Anne Arundel's man of many conflicts Thomas Redmond: Councilman should have disclosed business deal before vote.

September 24, 1997

THOMAS W. REDMOND SR. could have saved himself a great deal of embarrassment had he revealed his business relationship with William H. DeBaugh Jr.

Instead, the Anne Arundel County councilman decided not to say anything. Along with his other problems -- personal bankruptcy, his former wife's allegations that he threatened her, a possible contempt citation for failing to heed a judge's order -- Mr. Redmond's integrity is once again in question.

Part-time elected officials who own local businesses will invariably run into occasions when they must vote on matters that may affect their financial relationships. Disclosing any potential conflict of interest, no matter how tenuous, is the best method for putting ethical questions to rest.

Had the Pasadena councilman disclosed that his trucking business earns thousands of dollars annually by hauling wood and construction debris to Mr. DeBaugh's recycling company, and by picking up trash there, Mr. Redmond would have one less ethical cloud hanging over his head today. Because Mr. Redmond introduced a measure and cast the deciding vote for an ordinance that permits ''wood waste recycling'' on commercial property -- essentially preserving Mr. DeBaugh's non-conforming business -- it appears Mr. Redmond was helping himself as well as his friend and customer.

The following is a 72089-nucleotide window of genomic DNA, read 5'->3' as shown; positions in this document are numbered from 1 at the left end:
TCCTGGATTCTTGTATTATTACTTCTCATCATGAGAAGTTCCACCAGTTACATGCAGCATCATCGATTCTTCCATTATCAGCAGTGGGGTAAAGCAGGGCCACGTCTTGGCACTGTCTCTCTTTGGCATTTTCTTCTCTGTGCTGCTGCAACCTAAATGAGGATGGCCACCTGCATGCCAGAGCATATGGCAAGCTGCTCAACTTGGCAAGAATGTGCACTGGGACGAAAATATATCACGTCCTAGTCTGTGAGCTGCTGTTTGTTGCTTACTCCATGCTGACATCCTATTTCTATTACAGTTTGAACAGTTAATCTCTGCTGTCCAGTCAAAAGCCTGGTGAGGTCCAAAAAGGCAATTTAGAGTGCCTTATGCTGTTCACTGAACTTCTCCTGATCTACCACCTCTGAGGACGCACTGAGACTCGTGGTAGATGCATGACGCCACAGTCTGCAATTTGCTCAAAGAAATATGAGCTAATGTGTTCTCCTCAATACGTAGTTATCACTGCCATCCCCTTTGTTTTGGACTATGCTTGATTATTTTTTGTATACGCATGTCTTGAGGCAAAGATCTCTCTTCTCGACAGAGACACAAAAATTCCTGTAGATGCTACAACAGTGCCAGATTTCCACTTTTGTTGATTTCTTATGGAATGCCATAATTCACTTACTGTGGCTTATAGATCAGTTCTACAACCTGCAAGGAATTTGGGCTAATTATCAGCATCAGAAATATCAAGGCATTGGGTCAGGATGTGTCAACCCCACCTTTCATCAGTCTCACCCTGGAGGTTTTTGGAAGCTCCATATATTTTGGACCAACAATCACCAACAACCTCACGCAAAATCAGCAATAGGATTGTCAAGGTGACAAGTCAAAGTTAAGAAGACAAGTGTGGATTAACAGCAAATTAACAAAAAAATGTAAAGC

No one expects Mr. Redmond, or anyone in public life, to close up a business he or she had spent years building for the sake of a part-time position on the council. But the public has a right to expect its representatives, when faced with potential conflicts of interest, to do all they can to alleviate suspicions that they are using their offices for private gain.

Mr. Redmond should have disclosed his relationship with Mr. DeBaugh before the wood-waste recycling vote. Then he could have recused himself from sponsoring or voting on the legislation -- the prudent course of action. Or he could have legislated, as he did, and suffered the political consequences.

By failing to disclose, Mr. Redmond has exhibited the kind of behavior that feeds public cynicism and ultimately degrades the quality of democracy. Since it is too late to reconsider the bill, Mr. Redmond should think about apologizing for his unacceptable behavior.

Pub Date: 9/24/97

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